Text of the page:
Blue Cities Want to Make Their Own Rules. Red States Won't Let Them.
Publication Date: 7/6/2017
- Author:EMILY BADGER
- Publication:New York Times
In the last few years, Republican-controlled state legislatures have intensified the use of what are known as pre-emption laws, to block towns and cities from adopting measures favored by the left. The states aren't merely overruling local laws; they've walled off whole new realms where local governments aren't allowed to govern at all.
The pattern has worsened a different kind of partisan war beyond Washington, where the political divide cuts not just across the aisle, but across different levels of government. As standoffs between red states and blue cities grow more rancorous, the tactics of pre-emption laws have become personal and punitive: Several states are now threatening to withhold resources from communities that defy them and to hold their elected officials legally and financially liable.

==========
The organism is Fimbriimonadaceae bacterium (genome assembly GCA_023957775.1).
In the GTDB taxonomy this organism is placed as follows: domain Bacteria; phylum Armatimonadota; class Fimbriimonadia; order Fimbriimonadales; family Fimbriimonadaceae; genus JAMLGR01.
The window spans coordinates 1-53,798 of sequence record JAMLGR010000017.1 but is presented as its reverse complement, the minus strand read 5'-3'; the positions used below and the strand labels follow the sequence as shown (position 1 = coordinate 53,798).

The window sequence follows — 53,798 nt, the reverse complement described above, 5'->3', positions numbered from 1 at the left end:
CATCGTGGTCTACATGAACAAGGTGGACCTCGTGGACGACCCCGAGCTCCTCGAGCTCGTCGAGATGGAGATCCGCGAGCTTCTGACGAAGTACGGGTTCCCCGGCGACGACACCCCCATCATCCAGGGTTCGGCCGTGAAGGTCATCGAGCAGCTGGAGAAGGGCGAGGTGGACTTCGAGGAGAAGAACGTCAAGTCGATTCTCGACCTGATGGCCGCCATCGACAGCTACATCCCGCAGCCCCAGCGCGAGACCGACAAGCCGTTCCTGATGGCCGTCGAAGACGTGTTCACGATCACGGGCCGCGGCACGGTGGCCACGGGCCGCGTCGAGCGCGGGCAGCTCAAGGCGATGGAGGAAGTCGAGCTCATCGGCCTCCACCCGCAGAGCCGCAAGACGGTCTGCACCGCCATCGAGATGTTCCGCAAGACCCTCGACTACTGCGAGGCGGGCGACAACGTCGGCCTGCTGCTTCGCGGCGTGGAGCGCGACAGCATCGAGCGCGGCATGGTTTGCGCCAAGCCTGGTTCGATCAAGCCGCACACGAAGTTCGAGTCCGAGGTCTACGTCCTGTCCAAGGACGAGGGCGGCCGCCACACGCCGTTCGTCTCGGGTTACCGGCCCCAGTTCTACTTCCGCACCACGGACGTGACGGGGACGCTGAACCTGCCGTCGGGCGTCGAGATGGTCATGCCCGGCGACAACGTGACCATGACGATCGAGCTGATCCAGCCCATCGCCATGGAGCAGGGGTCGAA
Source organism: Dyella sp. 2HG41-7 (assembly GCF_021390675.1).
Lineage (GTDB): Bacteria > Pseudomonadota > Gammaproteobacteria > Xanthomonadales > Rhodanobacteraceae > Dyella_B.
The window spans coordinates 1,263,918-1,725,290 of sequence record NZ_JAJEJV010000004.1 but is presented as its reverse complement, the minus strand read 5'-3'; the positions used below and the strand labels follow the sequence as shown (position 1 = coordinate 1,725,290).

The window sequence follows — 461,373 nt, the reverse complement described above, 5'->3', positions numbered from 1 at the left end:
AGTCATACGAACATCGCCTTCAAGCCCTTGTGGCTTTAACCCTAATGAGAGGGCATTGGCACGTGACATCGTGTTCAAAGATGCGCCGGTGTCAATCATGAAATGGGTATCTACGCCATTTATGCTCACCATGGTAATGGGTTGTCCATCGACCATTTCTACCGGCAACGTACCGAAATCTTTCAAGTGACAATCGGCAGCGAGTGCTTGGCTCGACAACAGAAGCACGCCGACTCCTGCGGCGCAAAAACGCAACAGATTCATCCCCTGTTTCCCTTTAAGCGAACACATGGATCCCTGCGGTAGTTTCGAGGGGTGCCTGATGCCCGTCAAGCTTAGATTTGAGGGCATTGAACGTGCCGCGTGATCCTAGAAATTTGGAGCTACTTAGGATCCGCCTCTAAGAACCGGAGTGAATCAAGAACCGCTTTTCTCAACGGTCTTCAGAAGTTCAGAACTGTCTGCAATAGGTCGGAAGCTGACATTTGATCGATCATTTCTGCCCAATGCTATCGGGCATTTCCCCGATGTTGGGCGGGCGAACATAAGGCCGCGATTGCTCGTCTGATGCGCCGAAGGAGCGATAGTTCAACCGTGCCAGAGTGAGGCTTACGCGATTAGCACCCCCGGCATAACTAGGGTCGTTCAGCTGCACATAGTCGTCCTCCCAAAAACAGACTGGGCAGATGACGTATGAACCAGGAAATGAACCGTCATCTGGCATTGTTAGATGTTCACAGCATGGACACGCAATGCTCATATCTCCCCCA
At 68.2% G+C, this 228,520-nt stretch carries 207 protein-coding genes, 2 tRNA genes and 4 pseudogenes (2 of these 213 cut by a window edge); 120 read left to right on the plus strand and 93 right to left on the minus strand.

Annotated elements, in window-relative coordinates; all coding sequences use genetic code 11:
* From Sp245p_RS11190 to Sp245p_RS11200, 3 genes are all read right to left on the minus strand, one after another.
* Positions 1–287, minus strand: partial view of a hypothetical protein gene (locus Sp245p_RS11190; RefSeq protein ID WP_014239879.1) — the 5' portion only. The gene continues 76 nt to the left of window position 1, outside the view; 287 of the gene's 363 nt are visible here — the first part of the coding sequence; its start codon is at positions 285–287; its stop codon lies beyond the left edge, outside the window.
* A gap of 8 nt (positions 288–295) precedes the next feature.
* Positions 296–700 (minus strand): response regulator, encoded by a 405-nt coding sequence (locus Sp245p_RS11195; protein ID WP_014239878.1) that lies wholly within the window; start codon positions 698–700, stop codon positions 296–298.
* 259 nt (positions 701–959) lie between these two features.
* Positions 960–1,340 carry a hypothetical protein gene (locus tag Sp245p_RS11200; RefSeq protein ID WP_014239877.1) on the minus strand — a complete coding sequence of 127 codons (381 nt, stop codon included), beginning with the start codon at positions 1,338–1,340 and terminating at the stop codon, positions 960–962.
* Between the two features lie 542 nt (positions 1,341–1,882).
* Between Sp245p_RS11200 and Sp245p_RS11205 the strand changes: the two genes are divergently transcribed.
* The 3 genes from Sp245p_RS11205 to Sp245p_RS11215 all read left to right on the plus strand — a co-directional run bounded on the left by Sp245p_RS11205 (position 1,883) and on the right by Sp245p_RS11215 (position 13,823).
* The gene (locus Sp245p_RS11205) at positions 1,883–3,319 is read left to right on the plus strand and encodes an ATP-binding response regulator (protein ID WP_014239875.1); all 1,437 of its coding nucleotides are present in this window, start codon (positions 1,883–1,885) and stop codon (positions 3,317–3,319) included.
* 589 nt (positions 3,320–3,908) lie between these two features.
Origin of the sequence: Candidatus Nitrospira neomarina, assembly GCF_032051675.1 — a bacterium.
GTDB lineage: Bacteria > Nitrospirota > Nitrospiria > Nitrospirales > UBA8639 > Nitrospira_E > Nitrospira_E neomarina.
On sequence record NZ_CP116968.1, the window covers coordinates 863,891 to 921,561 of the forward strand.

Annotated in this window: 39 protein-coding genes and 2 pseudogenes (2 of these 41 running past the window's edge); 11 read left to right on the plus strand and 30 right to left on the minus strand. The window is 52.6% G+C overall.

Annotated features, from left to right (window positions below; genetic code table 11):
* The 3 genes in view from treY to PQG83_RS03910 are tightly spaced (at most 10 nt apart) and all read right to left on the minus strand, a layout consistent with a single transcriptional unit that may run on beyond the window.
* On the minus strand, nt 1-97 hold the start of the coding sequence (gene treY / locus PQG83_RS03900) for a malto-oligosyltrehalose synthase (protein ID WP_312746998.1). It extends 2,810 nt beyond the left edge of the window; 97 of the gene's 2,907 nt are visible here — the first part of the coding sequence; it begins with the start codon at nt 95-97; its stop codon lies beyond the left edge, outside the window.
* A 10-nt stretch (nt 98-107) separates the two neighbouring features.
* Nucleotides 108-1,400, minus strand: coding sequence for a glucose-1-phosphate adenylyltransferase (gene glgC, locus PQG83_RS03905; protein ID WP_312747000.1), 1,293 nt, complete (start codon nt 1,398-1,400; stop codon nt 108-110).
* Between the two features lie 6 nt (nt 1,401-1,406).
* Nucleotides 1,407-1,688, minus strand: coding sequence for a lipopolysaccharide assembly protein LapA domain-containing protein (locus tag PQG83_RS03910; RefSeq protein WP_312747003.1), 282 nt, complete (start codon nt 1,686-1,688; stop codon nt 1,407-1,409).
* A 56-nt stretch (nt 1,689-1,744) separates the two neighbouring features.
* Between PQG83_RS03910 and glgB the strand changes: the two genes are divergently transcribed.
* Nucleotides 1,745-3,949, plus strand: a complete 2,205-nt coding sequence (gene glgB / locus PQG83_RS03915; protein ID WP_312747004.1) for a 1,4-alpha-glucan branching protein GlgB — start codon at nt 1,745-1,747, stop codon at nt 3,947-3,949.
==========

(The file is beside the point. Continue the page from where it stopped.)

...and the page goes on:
"There are all sorts of legitimate ways we can divide power," said Nestor Davidson, a law professor at Fordham. But if local officials risk personal fines, lawsuits and lost wealth for their communities over policy disagreements, he said, that changes the rules of the game. "That has the potential to change what it means to be a government official, to change what it means to elect people."...
Lori Riverstone-Newell, a political scientist at Illinois State University, traces modern escalation of pre-emptions to the 1980s — when the tobacco industry began to back state laws barring antismoking ordinances...